There is one major concern that just about everybody has when they receive an SEC subpoena. That is, “How on earth am I going to pay for this?” There are two ways that you might be able to get help paying for attorney’s fees to respond to a subpoena if the subpoena is related to work that you have done for a company. It could be a former employer. It could be a current employer. It could be a company where you are serving or served as director.
The first way that you may be able to get help in paying for an attorney to represent you in responding to a subpoena is through a director and officer insurance policy. If you worked for the company as a director or officer, your expenses in responding to a subpoena relating to that work may be covered by a “D&O” policy.
If that sounds like you, it is worth contacting your company in order to see if they have that type of policy or any other type of policy that may cover attorney’s fees in responding to the subpoena.
The second way that you may be able to get help in paying for an attorney to represent you in responding to a subpoena is if your company has an obligation to indemnify its employees for those kinds of expenses. A duty to indemnify employees may be imposed by a state statute, or it could be something that the company has in its bylaws, or it could be in an employment contract.
It is worth contacting an attorney as well as the company to inquire about whether you are entitled to indemnification.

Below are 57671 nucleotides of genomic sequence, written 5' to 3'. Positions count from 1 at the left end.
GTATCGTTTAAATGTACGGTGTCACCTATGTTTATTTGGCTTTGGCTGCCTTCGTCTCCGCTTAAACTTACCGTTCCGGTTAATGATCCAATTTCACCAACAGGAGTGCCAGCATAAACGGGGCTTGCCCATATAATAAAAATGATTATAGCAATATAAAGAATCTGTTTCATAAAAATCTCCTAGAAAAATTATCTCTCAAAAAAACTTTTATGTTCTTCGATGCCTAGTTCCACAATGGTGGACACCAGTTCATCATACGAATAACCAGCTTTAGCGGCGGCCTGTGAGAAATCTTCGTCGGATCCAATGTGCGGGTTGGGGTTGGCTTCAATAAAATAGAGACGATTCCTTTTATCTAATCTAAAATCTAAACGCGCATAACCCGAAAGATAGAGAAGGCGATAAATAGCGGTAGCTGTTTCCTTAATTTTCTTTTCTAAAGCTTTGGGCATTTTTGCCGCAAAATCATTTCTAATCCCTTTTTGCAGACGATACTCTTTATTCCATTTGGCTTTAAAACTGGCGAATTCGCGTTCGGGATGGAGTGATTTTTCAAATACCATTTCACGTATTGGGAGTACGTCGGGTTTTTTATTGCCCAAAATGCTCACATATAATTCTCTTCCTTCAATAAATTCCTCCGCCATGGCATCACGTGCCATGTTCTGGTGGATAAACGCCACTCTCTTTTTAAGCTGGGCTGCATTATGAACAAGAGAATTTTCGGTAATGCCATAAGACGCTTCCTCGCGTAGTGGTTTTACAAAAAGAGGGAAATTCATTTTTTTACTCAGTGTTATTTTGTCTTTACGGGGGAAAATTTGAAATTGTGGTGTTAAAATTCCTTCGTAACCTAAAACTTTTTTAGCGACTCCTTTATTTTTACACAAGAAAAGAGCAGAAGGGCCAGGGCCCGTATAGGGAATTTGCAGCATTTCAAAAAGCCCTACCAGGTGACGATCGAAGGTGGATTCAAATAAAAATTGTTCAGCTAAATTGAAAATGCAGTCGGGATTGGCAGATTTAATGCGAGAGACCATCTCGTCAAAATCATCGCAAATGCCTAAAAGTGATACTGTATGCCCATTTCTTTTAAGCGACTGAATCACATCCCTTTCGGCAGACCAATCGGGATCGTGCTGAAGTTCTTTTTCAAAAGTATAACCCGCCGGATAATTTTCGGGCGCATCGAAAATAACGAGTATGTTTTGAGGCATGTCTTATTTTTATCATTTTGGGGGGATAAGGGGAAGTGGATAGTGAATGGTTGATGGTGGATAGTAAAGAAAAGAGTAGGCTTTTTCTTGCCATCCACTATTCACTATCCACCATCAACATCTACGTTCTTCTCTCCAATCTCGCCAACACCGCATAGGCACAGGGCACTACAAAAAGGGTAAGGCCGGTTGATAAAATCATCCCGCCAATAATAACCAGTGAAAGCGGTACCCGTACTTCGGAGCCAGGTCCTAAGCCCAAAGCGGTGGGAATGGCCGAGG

It is important to remember that indemnification and insurance coverage would not apply to a subpoena that does not relate to a company. For example, if you receive a subpoena seeking information about your personal purchases of securities, even purchases of stock of your employer, it is highly unlikely you would be covered by insurance or indemnification. That trading activity would not ordinarily be considered part of your duties as an employee.
Should You Accept Representation By Your Employer’s Attorney?
Some people think they can avoid attorney’s fees by relying on the attorneys hired by the company. This is almost always a mistake. You need an attorney who will represent you, not someone who has no duty to give you advice that is in your best interest. Company attorneys are generally very clear in saying, “We represent the company, not the employees, not any individual we might be talking to.” You should understand that the obligations of those attorneys are to their client – the company – not to you. The “advice” and information they give you must be in the best interests of their client, the company. That advice/information could be contrary to your best interests.
What Should You Do If You Receive A Subpoena?
If you receive a subpoena, it’s important to not panic. You should contact an attorney who can help you figure out whether you be able to seek insurance coverage or indemnification for attorney’s fees incurred in responding to a subpoena relating to work you did on behalf of the company. Contact Bragança Law today for help with SEC investigations and subpoenas.